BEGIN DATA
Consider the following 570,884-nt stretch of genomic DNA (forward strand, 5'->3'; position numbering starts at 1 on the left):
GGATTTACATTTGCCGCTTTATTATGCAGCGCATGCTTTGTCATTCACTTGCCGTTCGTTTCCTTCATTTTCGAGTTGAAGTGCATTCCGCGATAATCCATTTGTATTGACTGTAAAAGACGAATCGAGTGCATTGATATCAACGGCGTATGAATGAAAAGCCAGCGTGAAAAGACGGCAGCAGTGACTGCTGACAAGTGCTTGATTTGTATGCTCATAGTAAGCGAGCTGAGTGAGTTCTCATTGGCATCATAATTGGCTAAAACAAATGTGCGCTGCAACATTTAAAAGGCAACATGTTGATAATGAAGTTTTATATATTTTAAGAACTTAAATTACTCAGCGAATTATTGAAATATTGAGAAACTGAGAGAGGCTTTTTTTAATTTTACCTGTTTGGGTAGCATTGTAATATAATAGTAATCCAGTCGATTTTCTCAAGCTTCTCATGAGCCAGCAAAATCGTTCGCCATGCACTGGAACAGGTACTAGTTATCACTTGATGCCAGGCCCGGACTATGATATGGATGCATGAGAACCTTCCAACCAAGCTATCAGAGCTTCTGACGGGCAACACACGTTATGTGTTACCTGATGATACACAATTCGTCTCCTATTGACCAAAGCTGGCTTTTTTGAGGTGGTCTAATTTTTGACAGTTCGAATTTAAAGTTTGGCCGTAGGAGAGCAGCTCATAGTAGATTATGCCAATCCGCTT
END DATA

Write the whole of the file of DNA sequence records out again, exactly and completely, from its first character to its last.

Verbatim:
Consider the following 570,884-nt stretch of genomic DNA (forward strand, 5'->3'; position numbering starts at 1 on the left):
GGATTTACATTTGCCGCTTTATTATGCAGCGCATGCTTTGTCATTCACTTGCCGTTCGTTTCCTTCATTTTCGAGTTGAAGTGCATTCCGCGATAATCCATTTGTATTGACTGTAAAAGACGAATCGAGTGCATTGATATCAACGGCGTATGAATGAAAAGCCAGCGTGAAAAGACGGCAGCAGTGACTGCTGACAAGTGCTTGATTTGTATGCTCATAGTAAGCGAGCTGAGTGAGTTCTCATTGGCATCATAATTGGCTAAAACAAATGTGCGCTGCAACATTTAAAAGGCAACATGTTGATAATGAAGTTTTATATATTTTAAGAACTTAAATTACTCAGCGAATTATTGAAATATTGAGAAACTGAGAGAGGCTTTTTTTAATTTTACCTGTTTGGGTAGCATTGTAATATAATAGTAATCCAGTCGATTTTCTCAAGCTTCTCATGAGCCAGCAAAATCGTTCGCCATGCACTGGAACAGGTACTAGTTATCACTTGATGCCAGGCCCGGACTATGATATGGATGCATGAGAACCTTCCAACCAAGCTATCAGAGCTTCTGACGGGCAACACACGTTATGTGTTACCTGATGATACACAATTCGTCTCCTATTGACCAAAGCTGGCTTTTTTGAGGTGGTCTAATTTTTGACAGTTCGAATTTAAAGTTTGGCCGTAGGAGAGCAGCTCATAGTAGATTATGCCAATCCGCTT